The budget shows democracy is deeply rooted in India

If you wanted an example of the strength of Indian democracy, then today’s interim budget provides that opportunity, as it demonstrated that despite the incumbent government being on its last legs, and faces the very real prospect of being voted out of office, they’ve resisted the urge to announce concessions that may have increased their chances at the ballot box. The Foreign Minister – Pranab Mukherjee went as far as acknowledging that they “didn’t have a mandate to do more”.

Media reports suggest that over a trillion rupees were wiped off the stock market today as investors were hoping that various sops would be provided for key industry sectors to stimulate growth. Given this loss of confidence, I’m surprised that no concrete proposals have been floated to outline what each party would do to revive the economy.

In Britain, I believe that the economy will be the only story at election time, for this reason, I’m intrigued as to why this isn’t the case in India. With the elections so close, doesn’t it make sense to set your stall out on this issue?

With respects to the strength and maturity of Indian democratic values, I hope our politicans show the same depth when it’s our turn to go to the polls.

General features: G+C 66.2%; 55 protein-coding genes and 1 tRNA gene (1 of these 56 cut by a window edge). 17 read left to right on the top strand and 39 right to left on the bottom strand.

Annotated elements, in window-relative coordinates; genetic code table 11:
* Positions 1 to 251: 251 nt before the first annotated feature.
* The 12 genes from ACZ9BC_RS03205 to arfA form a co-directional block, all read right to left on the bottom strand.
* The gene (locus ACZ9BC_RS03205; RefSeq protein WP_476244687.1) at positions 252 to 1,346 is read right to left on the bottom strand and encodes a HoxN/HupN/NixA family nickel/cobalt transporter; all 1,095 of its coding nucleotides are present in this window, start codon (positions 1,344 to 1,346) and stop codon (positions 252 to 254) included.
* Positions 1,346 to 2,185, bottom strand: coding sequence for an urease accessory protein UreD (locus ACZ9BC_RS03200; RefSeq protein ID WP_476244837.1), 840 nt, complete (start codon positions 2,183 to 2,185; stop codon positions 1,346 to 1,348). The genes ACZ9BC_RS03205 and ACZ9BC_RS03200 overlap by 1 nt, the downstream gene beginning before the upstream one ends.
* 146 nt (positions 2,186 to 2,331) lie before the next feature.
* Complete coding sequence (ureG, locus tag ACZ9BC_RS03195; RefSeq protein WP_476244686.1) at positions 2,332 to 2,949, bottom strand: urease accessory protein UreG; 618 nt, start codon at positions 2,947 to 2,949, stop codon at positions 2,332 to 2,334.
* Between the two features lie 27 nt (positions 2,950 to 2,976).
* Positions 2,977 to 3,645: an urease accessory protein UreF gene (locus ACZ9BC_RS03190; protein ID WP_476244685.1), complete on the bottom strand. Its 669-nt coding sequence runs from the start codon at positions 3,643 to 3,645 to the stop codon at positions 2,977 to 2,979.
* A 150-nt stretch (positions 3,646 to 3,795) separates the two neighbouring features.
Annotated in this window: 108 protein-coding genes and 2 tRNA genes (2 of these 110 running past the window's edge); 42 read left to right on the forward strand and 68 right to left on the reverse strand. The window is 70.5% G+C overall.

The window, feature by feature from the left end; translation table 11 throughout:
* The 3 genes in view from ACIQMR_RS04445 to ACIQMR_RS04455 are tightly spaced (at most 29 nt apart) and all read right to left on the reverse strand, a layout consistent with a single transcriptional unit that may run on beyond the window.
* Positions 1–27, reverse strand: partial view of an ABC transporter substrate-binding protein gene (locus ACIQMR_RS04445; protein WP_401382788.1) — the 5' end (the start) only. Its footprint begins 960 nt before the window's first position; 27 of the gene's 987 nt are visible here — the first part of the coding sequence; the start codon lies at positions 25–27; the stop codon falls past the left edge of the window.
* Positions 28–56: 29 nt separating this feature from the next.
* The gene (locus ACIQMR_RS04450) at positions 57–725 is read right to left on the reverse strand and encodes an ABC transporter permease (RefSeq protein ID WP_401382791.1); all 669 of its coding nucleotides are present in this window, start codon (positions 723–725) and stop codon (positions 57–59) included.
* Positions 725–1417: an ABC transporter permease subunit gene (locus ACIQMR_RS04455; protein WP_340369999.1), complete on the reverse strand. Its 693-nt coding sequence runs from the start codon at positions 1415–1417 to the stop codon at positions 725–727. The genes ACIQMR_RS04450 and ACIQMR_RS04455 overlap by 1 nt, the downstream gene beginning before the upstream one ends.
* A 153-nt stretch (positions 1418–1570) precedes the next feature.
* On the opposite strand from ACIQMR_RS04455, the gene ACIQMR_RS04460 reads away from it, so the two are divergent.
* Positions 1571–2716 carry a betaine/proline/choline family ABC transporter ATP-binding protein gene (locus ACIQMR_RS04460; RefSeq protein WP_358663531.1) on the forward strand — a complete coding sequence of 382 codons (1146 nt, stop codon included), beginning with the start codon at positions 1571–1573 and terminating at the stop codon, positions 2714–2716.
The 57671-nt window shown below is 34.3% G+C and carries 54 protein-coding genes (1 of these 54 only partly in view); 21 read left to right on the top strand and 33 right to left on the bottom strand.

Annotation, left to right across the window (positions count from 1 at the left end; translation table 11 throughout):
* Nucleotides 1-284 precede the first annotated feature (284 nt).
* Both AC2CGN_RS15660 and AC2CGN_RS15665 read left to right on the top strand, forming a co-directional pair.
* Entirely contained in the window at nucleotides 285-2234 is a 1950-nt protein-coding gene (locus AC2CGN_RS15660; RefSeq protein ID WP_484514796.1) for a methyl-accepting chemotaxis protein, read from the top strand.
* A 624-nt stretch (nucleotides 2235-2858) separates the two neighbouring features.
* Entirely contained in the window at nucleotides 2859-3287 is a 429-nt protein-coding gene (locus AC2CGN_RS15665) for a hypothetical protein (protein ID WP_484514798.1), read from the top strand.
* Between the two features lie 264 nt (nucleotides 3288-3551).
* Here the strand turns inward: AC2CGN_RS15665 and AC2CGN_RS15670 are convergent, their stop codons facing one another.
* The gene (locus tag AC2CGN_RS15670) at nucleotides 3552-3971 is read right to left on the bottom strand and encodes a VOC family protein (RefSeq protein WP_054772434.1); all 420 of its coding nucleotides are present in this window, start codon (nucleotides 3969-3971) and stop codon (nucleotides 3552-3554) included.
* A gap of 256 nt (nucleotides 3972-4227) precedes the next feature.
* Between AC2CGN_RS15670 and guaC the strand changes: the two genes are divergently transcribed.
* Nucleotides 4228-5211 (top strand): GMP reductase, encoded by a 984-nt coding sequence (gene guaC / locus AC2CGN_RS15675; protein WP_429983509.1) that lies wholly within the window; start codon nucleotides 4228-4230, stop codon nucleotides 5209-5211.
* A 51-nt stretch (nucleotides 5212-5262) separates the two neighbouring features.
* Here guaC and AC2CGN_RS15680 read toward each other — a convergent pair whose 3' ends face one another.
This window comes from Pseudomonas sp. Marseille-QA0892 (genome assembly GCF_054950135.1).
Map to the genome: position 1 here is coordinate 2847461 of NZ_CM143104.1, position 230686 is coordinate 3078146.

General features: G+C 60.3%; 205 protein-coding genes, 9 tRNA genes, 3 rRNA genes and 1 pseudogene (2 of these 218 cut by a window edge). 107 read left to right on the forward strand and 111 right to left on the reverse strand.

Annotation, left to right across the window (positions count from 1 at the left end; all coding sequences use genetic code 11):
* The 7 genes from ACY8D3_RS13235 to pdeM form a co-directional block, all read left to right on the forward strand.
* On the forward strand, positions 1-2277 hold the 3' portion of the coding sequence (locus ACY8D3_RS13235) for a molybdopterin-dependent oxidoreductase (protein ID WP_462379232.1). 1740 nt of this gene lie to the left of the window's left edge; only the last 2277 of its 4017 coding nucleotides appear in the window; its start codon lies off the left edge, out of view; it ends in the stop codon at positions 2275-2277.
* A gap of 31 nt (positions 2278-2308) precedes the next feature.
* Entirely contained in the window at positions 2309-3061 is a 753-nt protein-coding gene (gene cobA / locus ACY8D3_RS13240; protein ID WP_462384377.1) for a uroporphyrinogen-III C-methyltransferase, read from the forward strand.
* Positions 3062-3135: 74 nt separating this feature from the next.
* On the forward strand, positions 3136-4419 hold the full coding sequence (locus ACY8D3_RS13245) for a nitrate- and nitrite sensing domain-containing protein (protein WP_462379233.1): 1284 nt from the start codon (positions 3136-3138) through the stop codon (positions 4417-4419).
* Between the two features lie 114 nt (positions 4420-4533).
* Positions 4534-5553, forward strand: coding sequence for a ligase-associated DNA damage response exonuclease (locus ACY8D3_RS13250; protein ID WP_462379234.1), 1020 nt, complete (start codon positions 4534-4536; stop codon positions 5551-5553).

Elections in New Delhi

Why is everyone saying that Chief Minister Sheila Dikshit is going to lose Delhi’s election? 

I was in Delhi since last week and just can believe how political chit chat dominated a reception hosted by Sir Dickie Stagg, British High Commissioner, at his residence on Tuesday evening. I’m not referring to British politics and the fortunes of Gordon Brown, but firstly of Obama (who’s since won the contest) and secondly of Sheila Dikshit, Chief Minister of Delhi.

 

As per my knowledge and experience of Delhi, she’s done very well in her tenure of ten years. I can’t believe the change in climate – less smog and pollution, a brand spanking new metro network, the commonwealth games etc. For this reason, I just can’t understand why everyone is saying that she’s toast. Not one person has said that she’s going to win.

 

The challenger, Dr Malhotra of the BJP, has a good reputation and from what I’m told,  heralded some positive changes when he ran Delhi as a civil servant in the 50’s. Since then, he’s climbed up the political greasy pole and is the Deputy Leader of the BJP in the Upper House of the Indian Parliament. He’d make a good Chief Minister. His credentials are good. But, we also know that no matter how good a challenger is, the burden lies with the incumbent, it’s Sheila Dikshit’s election to lose. At least, that’s what political wisdom would suggest.

 

I can understand the reasons why Obama ran a campaign promising change, but I really can’t understand the basis of Delhiites demanding political change in their city.

                    

Any ideas?